Delivering the boosted air pressure is a Roots-type supercharger - or what Mazda describes as a high-response air supply - which was chosen over other air pump designs like a turbocharger or the Miller-cycle supercharger previously used in Eunos models because of its instantaneous boost delivery and breadth of efficiency.
Speaking of breadth of efficiency, perhaps the biggest plus for average motorists is that the engine’s efficiency zone has multiplied, meaning the difference between city and highway consumption, leadfoot drivers and my Dad, heavy and empty loads etc will be far less than a typical petrol engine.
This all represents a continuation of core principles we’ve seen from the start of Mazda’s Skyactiv era. That is, to make an existing engine type work better under everyday driving conditions rather than targeting outright performance.
The Skyactiv-X era starts with a 2.0-litre based on the regular Skyactiv-G engine, with the same 1998cc capacity. Other capacities are planned, with the eventual reborn rotary looking increasingly Skyactiv-X along with a straight-six version for a new CX-9 in a couple of years. Smaller versions are unlikely due to the economies of scale involved with such technology in a smaller and therefore cheaper car.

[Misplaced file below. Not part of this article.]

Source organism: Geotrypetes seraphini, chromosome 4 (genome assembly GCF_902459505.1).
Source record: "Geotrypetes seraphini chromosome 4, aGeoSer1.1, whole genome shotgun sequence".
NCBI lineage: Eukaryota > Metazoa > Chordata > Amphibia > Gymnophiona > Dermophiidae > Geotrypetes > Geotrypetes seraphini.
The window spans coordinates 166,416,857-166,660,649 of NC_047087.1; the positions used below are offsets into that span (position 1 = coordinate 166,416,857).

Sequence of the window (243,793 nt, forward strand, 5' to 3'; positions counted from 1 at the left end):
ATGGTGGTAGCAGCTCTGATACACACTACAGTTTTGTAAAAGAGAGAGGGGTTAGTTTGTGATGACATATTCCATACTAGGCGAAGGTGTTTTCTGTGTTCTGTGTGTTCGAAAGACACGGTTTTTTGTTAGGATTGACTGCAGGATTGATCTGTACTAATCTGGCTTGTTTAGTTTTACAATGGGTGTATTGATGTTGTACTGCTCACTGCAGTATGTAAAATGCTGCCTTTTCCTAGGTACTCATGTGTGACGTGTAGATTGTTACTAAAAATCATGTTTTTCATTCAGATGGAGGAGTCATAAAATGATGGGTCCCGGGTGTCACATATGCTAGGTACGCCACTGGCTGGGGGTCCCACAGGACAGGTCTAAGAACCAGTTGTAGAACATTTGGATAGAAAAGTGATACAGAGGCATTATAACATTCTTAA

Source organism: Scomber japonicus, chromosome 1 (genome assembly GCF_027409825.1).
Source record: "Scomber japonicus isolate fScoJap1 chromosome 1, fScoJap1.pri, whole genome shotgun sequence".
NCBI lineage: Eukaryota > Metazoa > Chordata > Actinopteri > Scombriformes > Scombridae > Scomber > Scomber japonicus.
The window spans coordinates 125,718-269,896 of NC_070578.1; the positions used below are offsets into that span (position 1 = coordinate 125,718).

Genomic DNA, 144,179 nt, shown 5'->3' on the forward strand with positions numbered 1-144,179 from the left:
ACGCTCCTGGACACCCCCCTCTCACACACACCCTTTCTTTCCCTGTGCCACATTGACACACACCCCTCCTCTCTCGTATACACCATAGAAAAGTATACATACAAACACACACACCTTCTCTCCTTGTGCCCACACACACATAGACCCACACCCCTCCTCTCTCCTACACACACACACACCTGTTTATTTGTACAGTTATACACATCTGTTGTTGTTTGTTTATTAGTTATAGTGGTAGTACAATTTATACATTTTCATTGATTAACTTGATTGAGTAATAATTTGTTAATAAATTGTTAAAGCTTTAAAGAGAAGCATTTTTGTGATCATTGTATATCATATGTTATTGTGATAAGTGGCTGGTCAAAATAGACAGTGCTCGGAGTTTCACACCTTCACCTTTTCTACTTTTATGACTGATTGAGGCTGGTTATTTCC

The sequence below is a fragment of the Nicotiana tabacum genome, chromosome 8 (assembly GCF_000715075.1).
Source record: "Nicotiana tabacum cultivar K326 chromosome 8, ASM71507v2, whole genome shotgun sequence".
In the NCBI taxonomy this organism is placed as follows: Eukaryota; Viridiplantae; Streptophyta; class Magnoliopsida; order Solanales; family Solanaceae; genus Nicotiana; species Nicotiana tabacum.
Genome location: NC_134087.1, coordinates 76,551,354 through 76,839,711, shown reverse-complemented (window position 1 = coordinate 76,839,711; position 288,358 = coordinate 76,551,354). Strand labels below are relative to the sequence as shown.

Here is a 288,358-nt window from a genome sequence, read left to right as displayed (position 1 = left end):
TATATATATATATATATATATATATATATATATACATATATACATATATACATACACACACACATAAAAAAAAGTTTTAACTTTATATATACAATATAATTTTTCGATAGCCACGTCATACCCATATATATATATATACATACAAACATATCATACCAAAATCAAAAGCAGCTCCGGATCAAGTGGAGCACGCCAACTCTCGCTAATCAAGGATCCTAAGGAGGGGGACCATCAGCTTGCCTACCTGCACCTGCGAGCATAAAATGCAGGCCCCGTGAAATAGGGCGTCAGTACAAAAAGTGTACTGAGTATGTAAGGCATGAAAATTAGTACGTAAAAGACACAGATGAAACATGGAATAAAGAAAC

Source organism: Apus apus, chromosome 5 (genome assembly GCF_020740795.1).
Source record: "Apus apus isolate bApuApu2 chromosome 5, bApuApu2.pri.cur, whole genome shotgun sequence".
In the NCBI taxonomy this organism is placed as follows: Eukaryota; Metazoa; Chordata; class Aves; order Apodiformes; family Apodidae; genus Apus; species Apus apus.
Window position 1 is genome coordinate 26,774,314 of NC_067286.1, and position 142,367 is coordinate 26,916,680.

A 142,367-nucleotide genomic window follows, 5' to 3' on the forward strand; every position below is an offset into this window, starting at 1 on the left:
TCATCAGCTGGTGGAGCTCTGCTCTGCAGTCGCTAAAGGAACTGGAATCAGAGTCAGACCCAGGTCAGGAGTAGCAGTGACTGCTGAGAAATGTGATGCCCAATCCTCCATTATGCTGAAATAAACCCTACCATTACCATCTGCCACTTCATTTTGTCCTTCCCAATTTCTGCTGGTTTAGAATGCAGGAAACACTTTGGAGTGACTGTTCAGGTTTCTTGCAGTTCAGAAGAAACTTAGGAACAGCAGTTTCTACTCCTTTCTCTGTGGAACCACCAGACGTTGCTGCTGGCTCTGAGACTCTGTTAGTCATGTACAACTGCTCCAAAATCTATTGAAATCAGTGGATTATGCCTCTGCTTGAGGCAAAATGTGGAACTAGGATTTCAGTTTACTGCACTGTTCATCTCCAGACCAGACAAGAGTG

Mazda is making two versions of the Skyactiv-X 2.0-litre for now, one with 16.3:1 compression designed for Europe that favours Premium unleaded petrol, and one 15:1 version aimed at the US with their abundance of lower grade unleaded.
Unlike conventional engines, it’s the lower compression version that will deliver the biggest benefits, because Skyactiv-X relies on the usually “bad thing” pinging to do its best.
We’re set to get the Euro-spec one in Australia, which unfortunately means we won’t quite be getting the very best Skyactiv tech again.
The Euro-spec engine puts out 132kW at 6000rpm and 224Nm from just 3000rpm, which on paper sounds about halfway between the existing Skyactiv-G 114kW/200Nm 2.0-litre and 139kW/252Nm 2.5-litre petrol engines.
The engine also incorporates a mild hybrid system, but don't be confused by the H-word, there's no electric drive element. It simply means its got a cleaver alternator that only engages when needed and on deceleration to reduce efficiency-sapping drivetrain friction,
Pop the bonnet and you’re confronted by the biggest engine cover you’ve ever seen, but unlike most, this one is equipped with labeled latches that encourage you to have a look underneath. This encouragement continues with a clever little retention hook to hold the cover up against the bonnet while you’re poking around.